2. Sohl, L. E., Christie-Blick, N. & Kent, D. V. Paleomagnetic polarity reversals in Marinoan (ca 600 Ma) glacial deposits of Australia: Implications for the duration of low-latitude glaciation in Neoproterozoic time. Geol. Soc. Am. Bull. 111, 1120–1139 (1999)

    ADS  Article  Google Scholar 

  3. Kirschvink, J. L. in The Proterozoic Biosphere: A Multidisciplinary Study (eds Schopf, J. W. & Klein, C. C.) 51–52 (Cambridge Univ. Press, Cambridge, 1992)

    Google Scholar 

  4. Hoffman, P. F. & Schrag, D. P. The snowball Earth hypothesis: testing the limits of global change. Terra Nova 14, 129–155 (2002)

    ADS  CAS  Article  Google Scholar 

  5. Hyde, W. T., Crowley, T. J., Baum, S. K. & Peltier, R. W. Neoproterozoic ‘snowball Earth’ simulations with a coupled climate/ice-sheet model. Nature 405, 425–429 (2000)

    ADS  CAS  Article  Google Scholar 

  6. Donnadieu, Y., Fluteau, F., Ramstein, G., Ritz, C. & Besse, J. Is there a conflict between the Neoproterozoic glacial deposits and the snowball Earth model: an improved understanding with numerical modelings. Earth Planet. Sci. Lett. 208, 101–112 (2003)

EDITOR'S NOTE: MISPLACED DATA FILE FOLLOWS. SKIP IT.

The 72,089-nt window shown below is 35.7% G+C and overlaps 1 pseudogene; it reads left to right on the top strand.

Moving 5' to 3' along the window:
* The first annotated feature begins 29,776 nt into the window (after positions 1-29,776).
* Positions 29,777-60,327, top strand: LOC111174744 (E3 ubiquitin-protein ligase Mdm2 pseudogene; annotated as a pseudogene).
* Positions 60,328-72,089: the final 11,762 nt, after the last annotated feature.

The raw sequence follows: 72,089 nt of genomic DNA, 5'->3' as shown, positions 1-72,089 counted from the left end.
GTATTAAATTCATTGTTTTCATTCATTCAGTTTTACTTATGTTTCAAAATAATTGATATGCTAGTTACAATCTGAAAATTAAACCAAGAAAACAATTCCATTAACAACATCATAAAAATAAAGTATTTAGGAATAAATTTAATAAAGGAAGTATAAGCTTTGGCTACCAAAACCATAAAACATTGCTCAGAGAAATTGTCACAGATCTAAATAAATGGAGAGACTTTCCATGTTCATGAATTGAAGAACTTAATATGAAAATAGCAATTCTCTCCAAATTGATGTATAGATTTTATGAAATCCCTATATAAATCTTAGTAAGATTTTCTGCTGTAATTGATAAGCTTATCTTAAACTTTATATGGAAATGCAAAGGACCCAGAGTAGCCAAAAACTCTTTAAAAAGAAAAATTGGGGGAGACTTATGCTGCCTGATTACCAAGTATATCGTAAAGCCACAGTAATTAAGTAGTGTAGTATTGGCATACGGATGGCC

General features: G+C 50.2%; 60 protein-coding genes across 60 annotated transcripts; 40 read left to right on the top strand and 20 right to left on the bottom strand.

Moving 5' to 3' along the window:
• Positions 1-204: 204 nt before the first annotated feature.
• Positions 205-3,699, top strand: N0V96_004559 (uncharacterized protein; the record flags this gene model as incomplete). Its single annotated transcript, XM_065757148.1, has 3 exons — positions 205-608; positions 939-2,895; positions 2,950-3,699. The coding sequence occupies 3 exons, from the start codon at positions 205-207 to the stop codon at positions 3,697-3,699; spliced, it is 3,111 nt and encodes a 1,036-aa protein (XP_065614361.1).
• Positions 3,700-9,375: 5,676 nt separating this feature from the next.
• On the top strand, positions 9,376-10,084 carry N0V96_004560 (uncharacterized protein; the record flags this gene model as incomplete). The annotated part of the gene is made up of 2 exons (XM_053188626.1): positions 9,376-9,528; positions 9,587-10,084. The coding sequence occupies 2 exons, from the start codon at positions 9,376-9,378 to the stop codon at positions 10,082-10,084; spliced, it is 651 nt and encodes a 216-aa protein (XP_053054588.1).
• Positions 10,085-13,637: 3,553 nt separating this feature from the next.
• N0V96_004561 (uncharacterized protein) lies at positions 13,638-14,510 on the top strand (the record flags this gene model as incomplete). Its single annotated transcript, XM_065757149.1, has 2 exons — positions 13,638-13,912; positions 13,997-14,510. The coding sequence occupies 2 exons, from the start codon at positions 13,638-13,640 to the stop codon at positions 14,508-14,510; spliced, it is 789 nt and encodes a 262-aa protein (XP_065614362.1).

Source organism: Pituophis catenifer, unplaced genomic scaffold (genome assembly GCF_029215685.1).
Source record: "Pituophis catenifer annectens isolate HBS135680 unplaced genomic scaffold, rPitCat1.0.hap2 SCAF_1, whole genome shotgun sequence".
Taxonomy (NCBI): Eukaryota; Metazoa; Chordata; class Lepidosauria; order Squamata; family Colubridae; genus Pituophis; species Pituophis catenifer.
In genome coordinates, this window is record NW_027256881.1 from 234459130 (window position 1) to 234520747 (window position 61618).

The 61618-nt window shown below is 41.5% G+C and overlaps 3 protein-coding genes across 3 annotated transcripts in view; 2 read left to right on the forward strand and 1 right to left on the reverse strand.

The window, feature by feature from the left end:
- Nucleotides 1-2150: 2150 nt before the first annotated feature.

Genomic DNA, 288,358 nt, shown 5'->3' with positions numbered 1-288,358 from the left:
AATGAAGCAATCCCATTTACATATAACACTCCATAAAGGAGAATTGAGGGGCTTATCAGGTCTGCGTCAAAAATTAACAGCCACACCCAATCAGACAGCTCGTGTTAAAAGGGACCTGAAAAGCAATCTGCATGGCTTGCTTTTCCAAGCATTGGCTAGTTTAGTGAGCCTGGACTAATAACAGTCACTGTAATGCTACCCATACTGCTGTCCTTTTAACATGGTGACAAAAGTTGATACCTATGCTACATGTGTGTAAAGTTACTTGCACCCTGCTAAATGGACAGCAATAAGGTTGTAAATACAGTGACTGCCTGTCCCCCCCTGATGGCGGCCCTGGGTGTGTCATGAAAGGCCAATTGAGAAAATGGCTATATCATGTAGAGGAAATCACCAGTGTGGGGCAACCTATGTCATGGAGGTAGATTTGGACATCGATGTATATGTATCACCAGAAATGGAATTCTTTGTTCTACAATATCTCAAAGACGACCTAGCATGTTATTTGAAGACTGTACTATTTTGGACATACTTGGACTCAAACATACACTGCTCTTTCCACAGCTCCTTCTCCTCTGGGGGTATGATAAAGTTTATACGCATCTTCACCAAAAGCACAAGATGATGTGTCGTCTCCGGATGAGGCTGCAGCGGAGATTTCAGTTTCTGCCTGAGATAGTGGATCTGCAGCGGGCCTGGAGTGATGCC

ADS  CAS  Article  Google Scholar 

  7. Schrag, D. P., Berner, R. A., Hoffman, P. F. & Halverson, G. P. On the initiation of a snowball Earth. Geochem. Geophys. Geosyst. 3, 101029/2001GC000219 (2002)

  8. Goddéris, Y. et al. The Sturtian “snowball” glaciation: fire and ice. Earth Planet. Sci. Lett. 211, 1–12 (2003)

    ADS  Article  Google Scholar 

  9. Petoukhov, V. et al. CLIMBER-2: a climate system model of intermediate complexity. Part I: model description and performance for present climate. Clim. Dyn. 16, 1–17 (2000)

    Article  Google Scholar 

  10. Goddéris, Y. & Joachimski, M. M. Global change in the late Devonian: modelling the Frasnian-Famennian short-term carbon isotope excursions. Palaeogeogr. Palaeoclimatol. Palaeoecol. 202, 309–329 (2004)

    Article  Google Scholar 

  11. Li, Z. X. et al. Geochronology of Neoproterozoic syn-rift magmatism in the Yangtze Craton, South China and correlations with other continents: evidence for a mantle superplume that broke up Rodinia. Precambr. Res. 22, 85–109 (2003)

    ADS  MathSciNet  Article  Google Scholar 

  12. Walker, J. C. G., Hays, P. B. & Kasting, J. F. A negative feedback mechanism for the long-term stabilization of Earth's surface temperature. J. Geophys. Res. 86, 9776–9782 (1981)